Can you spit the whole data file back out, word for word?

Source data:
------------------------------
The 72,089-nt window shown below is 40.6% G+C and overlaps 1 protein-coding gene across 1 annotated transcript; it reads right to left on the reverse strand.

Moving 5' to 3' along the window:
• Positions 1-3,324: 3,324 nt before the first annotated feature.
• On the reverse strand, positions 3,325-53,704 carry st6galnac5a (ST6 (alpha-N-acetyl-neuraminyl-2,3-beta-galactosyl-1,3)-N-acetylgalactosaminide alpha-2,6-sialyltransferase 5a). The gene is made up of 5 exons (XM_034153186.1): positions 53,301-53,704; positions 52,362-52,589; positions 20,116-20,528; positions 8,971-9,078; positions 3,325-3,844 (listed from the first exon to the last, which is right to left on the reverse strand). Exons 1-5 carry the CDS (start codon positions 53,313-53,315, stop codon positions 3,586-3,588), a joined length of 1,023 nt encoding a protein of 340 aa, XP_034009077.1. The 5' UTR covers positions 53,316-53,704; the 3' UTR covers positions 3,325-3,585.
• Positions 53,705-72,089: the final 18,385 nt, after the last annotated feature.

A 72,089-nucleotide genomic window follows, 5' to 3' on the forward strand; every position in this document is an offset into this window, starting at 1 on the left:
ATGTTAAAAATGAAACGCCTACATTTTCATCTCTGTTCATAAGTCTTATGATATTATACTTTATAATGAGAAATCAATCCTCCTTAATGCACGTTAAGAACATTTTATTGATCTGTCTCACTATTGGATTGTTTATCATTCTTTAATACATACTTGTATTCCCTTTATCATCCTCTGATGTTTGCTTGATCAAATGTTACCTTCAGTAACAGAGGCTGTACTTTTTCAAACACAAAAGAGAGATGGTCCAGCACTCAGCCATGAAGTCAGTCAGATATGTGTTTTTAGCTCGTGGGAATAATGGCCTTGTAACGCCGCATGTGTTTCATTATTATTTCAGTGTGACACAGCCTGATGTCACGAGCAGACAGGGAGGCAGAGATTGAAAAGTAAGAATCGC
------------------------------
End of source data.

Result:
The 72,089-nt window shown below is 40.6% G+C and overlaps 1 protein-coding gene across 1 annotated transcript; it reads right to left on the reverse strand.

Moving 5' to 3' along the window:
• Positions 1-3,324: 3,324 nt before the first annotated feature.
• On the reverse strand, positions 3,325-53,704 carry st6galnac5a (ST6 (alpha-N-acetyl-neuraminyl-2,3-beta-galactosyl-1,3)-N-acetylgalactosaminide alpha-2,6-sialyltransferase 5a). The gene is made up of 5 exons (XM_034153186.1): positions 53,301-53,704; positions 52,362-52,589; positions 20,116-20,528; positions 8,971-9,078; positions 3,325-3,844 (listed from the first exon to the last, which is right to left on the reverse strand). Exons 1-5 carry the CDS (start codon positions 53,313-53,315, stop codon positions 3,586-3,588), a joined length of 1,023 nt encoding a protein of 340 aa, XP_034009077.1. The 5' UTR covers positions 53,316-53,704; the 3' UTR covers positions 3,325-3,585.
• Positions 53,705-72,089: the final 18,385 nt, after the last annotated feature.

A 72,089-nucleotide genomic window follows, 5' to 3' on the forward strand; every position in this document is an offset into this window, starting at 1 on the left:
ATGTTAAAAATGAAACGCCTACATTTTCATCTCTGTTCATAAGTCTTATGATATTATACTTTATAATGAGAAATCAATCCTCCTTAATGCACGTTAAGAACATTTTATTGATCTGTCTCACTATTGGATTGTTTATCATTCTTTAATACATACTTGTATTCCCTTTATCATCCTCTGATGTTTGCTTGATCAAATGTTACCTTCAGTAACAGAGGCTGTACTTTTTCAAACACAAAAGAGAGATGGTCCAGCACTCAGCCATGAAGTCAGTCAGATATGTGTTTTTAGCTCGTGGGAATAATGGCCTTGTAACGCCGCATGTGTTTCATTATTATTTCAGTGTGACACAGCCTGATGTCACGAGCAGACAGGGAGGCAGAGATTGAAAAGTAAGAATCGC